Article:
The Aboriginal MemorialPrint Page Print this page


Photographs supplied by Russell Byers

The Aboriginal Memorial is an installation of 200 hollow log coffins (burial poles) from Central Arnhem Land. It commemorates all the indigenous people who, since 1788, have been killed defending their land. The artists who created this installation intended that it be located in a public place where it could be preserved for future generations.

It was conceived by Djon (John) Mundine in 1987-88 and realised by 43 artists from Ramingining and neighbouring communities of Central Arnhem Land, in the Northern Territory. Artists who participated in its creation included David Malangi and George Milpurrurru. The work was created to coincide with the Australian Bicentenary and commemorates those Indigenous Australians who died as a result of European settlement.

It was acquired by the National Gallery of Australia, where it is on permanent display. Its first exhibition was at the Sydney Biennale in 1988, and it was the centrepiece of an exhibition of Indigenous art at Russia's Hermitage Museum in 2000. As of 2014 it stands at the entry to the National Gallery's new building that opened in September 2010.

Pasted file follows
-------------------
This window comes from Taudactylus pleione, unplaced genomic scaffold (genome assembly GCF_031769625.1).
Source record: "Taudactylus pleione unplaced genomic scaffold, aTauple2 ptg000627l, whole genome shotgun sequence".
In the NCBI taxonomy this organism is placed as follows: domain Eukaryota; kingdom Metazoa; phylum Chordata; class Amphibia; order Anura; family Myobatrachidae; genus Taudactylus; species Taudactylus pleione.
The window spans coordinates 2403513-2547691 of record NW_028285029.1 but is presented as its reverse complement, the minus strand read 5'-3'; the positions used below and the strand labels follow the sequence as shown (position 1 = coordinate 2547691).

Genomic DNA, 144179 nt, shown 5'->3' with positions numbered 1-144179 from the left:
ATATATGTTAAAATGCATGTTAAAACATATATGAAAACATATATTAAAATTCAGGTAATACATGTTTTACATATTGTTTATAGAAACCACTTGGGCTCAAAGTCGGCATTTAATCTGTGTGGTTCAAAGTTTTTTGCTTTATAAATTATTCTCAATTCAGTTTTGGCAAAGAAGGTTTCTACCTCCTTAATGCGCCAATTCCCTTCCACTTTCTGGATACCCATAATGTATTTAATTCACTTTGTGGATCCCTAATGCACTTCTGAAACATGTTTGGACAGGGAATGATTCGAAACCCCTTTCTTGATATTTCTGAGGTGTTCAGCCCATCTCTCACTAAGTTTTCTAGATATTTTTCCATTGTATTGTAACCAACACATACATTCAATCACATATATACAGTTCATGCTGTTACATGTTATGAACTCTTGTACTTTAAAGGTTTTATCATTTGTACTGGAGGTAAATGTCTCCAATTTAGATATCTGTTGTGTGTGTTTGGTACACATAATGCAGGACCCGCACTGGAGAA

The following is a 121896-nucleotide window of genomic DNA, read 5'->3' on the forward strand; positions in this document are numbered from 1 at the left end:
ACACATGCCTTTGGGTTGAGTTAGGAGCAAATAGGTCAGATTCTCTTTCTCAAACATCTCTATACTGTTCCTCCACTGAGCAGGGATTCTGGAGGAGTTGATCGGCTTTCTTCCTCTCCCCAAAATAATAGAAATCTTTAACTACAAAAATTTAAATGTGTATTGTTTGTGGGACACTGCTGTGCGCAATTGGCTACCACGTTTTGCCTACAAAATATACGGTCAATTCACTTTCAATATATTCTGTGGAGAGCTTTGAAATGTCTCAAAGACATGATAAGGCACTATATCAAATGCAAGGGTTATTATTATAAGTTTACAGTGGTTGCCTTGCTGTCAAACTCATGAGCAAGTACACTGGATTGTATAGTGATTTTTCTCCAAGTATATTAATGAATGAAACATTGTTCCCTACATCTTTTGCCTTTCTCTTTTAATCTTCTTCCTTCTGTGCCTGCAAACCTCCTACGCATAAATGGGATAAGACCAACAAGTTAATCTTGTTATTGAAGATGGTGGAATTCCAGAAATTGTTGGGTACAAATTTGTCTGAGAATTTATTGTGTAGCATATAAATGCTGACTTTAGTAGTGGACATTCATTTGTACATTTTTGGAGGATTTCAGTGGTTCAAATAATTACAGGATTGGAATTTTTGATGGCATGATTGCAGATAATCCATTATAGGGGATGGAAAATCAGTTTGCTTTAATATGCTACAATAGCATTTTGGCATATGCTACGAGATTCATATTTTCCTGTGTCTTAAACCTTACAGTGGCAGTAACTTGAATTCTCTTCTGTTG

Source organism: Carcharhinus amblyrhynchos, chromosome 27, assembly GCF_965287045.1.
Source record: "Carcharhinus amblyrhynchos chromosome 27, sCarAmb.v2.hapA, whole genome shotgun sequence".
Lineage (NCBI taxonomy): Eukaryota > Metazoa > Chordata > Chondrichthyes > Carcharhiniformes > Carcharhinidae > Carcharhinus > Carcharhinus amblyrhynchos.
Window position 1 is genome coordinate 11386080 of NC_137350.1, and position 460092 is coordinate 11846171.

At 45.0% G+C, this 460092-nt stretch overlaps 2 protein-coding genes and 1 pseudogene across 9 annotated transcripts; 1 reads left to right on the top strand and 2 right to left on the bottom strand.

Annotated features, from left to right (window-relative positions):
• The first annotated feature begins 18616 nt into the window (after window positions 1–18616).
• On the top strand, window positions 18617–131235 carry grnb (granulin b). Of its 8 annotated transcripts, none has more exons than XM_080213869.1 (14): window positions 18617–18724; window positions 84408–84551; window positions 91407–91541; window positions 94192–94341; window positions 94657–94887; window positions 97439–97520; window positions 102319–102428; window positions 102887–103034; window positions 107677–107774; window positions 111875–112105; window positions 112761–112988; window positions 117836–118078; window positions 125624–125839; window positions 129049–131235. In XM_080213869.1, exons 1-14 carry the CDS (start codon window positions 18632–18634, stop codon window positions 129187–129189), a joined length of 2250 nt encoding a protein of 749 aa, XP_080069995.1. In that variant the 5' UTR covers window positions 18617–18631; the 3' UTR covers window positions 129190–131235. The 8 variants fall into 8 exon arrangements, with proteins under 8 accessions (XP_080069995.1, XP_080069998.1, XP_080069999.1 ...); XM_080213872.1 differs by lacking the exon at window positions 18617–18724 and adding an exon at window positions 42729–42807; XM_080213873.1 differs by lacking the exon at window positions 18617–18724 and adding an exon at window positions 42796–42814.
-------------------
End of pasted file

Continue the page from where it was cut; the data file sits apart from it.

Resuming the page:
Address:Parkes Place, National Gallery , Parkes, 2600
GPS Coordinates:Lat: -35.300278
Long: 149.136175
Note: GPS Coordinates are approximate.
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Monument Type:Monument
Monument Theme:Conflict
Artist:Ramingining artists


Approx. Monument Dedication Date:1988
Source: Art
Monument details supplied by Monument Australia - www.monumentaustralia.org.au
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